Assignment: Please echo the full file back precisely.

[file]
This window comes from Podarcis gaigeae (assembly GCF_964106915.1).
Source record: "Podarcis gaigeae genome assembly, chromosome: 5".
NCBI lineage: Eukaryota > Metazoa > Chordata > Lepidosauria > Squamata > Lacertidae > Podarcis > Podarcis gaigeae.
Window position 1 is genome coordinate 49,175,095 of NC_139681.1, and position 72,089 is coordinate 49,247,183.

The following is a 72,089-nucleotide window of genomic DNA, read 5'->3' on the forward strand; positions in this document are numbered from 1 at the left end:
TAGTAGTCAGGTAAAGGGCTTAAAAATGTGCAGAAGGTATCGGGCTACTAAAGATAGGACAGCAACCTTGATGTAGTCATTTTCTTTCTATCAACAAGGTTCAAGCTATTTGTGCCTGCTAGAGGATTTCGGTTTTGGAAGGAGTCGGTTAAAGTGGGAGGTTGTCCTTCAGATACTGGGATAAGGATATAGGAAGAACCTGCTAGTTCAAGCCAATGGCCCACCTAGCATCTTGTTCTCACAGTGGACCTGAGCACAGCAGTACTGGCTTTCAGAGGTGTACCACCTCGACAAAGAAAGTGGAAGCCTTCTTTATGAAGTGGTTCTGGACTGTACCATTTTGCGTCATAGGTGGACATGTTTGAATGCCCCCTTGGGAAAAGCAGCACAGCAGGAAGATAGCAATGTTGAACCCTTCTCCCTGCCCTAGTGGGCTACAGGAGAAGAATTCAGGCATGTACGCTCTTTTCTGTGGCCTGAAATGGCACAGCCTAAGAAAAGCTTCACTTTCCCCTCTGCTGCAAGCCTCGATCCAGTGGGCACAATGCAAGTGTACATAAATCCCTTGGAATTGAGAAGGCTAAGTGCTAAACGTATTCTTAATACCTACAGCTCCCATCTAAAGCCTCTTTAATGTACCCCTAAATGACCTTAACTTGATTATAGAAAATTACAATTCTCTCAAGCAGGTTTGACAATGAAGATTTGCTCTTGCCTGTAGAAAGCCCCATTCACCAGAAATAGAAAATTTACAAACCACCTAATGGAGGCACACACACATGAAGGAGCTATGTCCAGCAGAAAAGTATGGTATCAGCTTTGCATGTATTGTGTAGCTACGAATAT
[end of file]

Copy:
This window comes from Podarcis gaigeae (assembly GCF_964106915.1).
Source record: "Podarcis gaigeae genome assembly, chromosome: 5".
NCBI lineage: Eukaryota > Metazoa > Chordata > Lepidosauria > Squamata > Lacertidae > Podarcis > Podarcis gaigeae.
Window position 1 is genome coordinate 49,175,095 of NC_139681.1, and position 72,089 is coordinate 49,247,183.

The following is a 72,089-nucleotide window of genomic DNA, read 5'->3' on the forward strand; positions in this document are numbered from 1 at the left end:
TAGTAGTCAGGTAAAGGGCTTAAAAATGTGCAGAAGGTATCGGGCTACTAAAGATAGGACAGCAACCTTGATGTAGTCATTTTCTTTCTATCAACAAGGTTCAAGCTATTTGTGCCTGCTAGAGGATTTCGGTTTTGGAAGGAGTCGGTTAAAGTGGGAGGTTGTCCTTCAGATACTGGGATAAGGATATAGGAAGAACCTGCTAGTTCAAGCCAATGGCCCACCTAGCATCTTGTTCTCACAGTGGACCTGAGCACAGCAGTACTGGCTTTCAGAGGTGTACCACCTCGACAAAGAAAGTGGAAGCCTTCTTTATGAAGTGGTTCTGGACTGTACCATTTTGCGTCATAGGTGGACATGTTTGAATGCCCCCTTGGGAAAAGCAGCACAGCAGGAAGATAGCAATGTTGAACCCTTCTCCCTGCCCTAGTGGGCTACAGGAGAAGAATTCAGGCATGTACGCTCTTTTCTGTGGCCTGAAATGGCACAGCCTAAGAAAAGCTTCACTTTCCCCTCTGCTGCAAGCCTCGATCCAGTGGGCACAATGCAAGTGTACATAAATCCCTTGGAATTGAGAAGGCTAAGTGCTAAACGTATTCTTAATACCTACAGCTCCCATCTAAAGCCTCTTTAATGTACCCCTAAATGACCTTAACTTGATTATAGAAAATTACAATTCTCTCAAGCAGGTTTGACAATGAAGATTTGCTCTTGCCTGTAGAAAGCCCCATTCACCAGAAATAGAAAATTTACAAACCACCTAATGGAGGCACACACACATGAAGGAGCTATGTCCAGCAGAAAAGTATGGTATCAGCTTTGCATGTATTGTGTAGCTACGAATAT